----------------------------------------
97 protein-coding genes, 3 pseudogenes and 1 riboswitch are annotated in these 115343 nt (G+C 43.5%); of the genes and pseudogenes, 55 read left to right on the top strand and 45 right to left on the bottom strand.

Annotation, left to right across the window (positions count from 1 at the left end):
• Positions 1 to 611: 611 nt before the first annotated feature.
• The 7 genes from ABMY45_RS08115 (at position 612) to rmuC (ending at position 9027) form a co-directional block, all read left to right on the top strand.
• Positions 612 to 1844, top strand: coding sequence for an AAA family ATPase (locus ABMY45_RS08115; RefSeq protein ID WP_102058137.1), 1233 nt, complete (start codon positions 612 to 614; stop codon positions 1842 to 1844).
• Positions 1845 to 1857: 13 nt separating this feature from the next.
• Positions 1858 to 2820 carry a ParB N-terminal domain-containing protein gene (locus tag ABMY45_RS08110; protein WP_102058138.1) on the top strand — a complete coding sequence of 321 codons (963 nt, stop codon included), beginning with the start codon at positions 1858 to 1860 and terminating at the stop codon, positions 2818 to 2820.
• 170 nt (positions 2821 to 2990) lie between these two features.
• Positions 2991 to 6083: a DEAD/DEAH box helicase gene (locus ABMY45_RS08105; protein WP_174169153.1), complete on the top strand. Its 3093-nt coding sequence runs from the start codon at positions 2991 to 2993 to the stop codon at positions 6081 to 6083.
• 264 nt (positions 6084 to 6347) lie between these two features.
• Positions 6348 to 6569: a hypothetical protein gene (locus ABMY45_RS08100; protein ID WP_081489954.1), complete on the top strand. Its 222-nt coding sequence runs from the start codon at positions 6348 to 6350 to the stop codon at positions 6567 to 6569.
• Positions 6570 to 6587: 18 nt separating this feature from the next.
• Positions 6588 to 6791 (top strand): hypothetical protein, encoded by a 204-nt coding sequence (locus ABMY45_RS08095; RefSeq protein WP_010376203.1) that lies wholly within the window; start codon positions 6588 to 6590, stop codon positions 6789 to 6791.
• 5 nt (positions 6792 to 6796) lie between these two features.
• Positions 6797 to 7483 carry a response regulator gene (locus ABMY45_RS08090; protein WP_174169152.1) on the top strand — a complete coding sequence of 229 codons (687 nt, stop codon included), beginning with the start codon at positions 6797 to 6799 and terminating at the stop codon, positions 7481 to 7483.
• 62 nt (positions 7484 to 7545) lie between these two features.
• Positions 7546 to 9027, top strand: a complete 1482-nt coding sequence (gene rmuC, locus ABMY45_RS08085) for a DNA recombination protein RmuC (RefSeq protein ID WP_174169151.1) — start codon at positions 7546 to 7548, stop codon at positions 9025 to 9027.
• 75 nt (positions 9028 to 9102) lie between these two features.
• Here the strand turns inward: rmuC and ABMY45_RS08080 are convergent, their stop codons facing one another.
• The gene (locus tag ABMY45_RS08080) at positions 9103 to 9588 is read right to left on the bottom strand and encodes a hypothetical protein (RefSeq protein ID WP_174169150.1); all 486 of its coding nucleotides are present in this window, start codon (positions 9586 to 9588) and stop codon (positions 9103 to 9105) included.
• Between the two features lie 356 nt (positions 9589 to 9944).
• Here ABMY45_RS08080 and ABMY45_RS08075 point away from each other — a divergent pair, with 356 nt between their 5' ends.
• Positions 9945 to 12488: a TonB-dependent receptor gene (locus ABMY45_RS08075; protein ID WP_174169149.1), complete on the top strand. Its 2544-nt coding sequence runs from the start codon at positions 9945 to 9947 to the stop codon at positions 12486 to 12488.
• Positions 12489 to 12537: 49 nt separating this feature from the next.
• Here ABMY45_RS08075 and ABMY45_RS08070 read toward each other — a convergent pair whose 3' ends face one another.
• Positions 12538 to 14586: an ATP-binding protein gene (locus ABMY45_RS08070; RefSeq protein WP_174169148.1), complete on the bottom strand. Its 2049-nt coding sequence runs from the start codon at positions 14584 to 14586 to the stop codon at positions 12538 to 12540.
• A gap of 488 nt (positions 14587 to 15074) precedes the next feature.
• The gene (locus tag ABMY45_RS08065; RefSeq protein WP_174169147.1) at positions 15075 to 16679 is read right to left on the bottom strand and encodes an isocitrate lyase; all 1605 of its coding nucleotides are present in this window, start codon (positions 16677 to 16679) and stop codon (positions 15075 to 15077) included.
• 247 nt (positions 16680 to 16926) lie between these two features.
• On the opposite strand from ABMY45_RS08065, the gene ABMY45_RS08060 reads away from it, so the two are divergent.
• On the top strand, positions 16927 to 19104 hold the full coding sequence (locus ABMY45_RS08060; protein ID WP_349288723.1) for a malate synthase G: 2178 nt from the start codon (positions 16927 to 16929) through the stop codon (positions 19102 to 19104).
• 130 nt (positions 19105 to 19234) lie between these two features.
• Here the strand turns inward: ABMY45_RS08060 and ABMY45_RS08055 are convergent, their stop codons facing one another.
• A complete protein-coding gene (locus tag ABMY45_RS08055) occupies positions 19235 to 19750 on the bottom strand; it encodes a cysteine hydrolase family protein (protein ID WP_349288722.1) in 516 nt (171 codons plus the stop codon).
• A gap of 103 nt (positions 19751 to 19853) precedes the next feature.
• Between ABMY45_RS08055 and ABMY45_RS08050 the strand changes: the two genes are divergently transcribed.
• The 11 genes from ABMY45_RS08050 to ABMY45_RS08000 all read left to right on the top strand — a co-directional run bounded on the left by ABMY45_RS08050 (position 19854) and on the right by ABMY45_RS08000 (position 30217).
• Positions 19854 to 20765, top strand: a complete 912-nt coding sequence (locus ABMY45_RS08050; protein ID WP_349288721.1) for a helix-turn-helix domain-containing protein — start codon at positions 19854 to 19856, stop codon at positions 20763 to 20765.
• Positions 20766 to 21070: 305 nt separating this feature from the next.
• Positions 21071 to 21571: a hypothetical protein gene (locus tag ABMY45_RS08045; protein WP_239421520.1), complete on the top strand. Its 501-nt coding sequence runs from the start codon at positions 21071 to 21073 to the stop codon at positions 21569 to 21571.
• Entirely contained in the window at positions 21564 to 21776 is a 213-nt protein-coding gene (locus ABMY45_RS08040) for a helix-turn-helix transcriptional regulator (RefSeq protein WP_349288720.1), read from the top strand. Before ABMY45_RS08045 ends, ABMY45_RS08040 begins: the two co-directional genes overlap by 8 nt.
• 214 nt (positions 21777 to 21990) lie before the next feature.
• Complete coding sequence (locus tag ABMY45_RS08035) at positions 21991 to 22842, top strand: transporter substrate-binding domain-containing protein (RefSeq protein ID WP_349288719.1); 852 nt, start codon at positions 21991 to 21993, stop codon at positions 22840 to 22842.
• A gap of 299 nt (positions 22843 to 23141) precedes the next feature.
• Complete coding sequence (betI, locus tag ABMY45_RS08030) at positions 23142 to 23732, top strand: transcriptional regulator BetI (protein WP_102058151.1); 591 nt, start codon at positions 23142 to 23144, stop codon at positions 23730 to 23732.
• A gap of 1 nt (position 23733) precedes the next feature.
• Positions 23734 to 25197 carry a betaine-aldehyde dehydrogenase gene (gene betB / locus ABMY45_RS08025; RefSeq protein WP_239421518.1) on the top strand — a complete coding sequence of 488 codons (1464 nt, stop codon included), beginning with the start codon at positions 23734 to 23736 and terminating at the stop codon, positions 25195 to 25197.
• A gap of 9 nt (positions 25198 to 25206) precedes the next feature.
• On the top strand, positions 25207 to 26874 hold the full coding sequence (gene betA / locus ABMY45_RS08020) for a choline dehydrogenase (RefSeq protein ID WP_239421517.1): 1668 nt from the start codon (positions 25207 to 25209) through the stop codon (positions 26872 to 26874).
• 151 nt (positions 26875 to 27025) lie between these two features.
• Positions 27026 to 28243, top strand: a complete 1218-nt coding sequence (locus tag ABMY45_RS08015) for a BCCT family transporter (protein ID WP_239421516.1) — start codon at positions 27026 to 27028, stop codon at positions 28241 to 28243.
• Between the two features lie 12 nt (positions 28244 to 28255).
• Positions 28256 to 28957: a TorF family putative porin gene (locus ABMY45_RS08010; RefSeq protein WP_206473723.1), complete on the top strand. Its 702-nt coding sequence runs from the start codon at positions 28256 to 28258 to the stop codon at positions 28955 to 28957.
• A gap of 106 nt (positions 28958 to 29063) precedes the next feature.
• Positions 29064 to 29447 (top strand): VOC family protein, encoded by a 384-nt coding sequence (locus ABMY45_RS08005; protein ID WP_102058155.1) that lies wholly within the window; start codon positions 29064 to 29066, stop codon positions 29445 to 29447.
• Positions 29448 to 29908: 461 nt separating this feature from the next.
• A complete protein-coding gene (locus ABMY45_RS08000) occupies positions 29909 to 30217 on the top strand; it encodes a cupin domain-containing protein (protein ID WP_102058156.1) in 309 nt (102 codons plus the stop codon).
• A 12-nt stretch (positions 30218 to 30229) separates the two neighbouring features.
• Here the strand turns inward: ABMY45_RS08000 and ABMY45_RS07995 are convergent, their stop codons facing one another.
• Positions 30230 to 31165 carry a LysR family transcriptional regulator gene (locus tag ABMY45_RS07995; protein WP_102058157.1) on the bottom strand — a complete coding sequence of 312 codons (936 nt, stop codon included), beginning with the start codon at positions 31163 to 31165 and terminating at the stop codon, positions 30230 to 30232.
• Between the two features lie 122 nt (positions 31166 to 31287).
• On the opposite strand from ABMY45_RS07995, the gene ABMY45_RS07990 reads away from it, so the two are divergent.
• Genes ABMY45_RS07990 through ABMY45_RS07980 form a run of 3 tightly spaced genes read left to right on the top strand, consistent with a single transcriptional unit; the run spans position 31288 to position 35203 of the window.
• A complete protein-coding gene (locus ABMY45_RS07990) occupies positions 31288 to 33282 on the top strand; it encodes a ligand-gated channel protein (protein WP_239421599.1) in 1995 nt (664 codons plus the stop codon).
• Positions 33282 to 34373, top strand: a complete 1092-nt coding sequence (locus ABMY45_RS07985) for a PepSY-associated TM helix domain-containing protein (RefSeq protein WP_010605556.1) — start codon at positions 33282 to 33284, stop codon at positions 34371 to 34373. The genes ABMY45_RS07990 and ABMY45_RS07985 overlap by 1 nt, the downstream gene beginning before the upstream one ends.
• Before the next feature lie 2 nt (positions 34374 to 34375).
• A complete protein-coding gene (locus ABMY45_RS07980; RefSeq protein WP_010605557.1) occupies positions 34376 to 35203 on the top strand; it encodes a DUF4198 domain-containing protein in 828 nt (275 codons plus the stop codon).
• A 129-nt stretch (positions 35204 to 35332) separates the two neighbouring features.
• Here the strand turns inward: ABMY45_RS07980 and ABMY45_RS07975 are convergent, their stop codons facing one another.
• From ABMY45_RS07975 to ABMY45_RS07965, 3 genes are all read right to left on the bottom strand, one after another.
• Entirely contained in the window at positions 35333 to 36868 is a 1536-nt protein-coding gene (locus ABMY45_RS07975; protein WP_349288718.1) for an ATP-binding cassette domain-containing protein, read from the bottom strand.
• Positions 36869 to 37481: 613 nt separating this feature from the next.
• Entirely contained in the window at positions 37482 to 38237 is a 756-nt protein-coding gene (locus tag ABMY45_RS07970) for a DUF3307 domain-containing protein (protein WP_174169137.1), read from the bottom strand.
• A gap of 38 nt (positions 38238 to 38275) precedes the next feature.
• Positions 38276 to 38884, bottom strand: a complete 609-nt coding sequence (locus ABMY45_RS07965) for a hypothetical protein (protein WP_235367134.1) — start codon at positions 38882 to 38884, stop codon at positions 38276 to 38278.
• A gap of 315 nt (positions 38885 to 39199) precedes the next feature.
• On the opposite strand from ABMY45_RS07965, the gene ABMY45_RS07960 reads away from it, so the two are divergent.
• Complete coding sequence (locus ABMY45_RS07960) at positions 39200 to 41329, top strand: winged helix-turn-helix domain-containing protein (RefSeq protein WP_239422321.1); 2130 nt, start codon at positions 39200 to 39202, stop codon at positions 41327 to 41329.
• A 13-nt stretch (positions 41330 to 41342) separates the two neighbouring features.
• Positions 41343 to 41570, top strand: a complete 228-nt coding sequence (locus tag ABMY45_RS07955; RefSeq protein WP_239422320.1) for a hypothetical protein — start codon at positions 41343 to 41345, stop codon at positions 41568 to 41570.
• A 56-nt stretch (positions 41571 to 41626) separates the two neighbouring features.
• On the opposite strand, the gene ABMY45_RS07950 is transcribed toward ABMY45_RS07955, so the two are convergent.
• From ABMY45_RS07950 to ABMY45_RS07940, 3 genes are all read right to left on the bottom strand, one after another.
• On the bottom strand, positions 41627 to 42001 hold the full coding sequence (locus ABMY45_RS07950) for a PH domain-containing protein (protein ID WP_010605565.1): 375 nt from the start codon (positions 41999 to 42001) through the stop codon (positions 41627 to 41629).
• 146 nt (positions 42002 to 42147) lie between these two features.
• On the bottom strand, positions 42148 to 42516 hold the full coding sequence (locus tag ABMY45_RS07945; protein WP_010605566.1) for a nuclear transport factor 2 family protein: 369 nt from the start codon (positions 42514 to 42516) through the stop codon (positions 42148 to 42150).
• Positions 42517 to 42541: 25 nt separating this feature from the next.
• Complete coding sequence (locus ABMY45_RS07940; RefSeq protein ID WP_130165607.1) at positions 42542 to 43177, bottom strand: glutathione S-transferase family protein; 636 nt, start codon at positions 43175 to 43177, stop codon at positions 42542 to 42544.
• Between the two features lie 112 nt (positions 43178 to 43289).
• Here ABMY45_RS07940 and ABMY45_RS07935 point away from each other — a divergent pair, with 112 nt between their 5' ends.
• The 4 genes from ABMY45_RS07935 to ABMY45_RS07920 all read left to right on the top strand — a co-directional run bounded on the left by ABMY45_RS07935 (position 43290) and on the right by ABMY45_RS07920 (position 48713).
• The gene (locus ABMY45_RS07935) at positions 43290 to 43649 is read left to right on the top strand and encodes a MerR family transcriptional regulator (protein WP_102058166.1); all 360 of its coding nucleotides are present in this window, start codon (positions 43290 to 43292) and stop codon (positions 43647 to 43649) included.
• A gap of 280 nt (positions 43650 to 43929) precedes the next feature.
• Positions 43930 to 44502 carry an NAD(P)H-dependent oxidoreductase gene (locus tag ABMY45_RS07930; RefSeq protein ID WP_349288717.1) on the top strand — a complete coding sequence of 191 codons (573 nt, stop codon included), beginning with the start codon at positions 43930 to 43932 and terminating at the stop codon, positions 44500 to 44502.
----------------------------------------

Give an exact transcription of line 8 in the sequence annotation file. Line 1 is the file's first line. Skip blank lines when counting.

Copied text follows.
• 170 nt (positions 2821 to 2990) lie between these two features.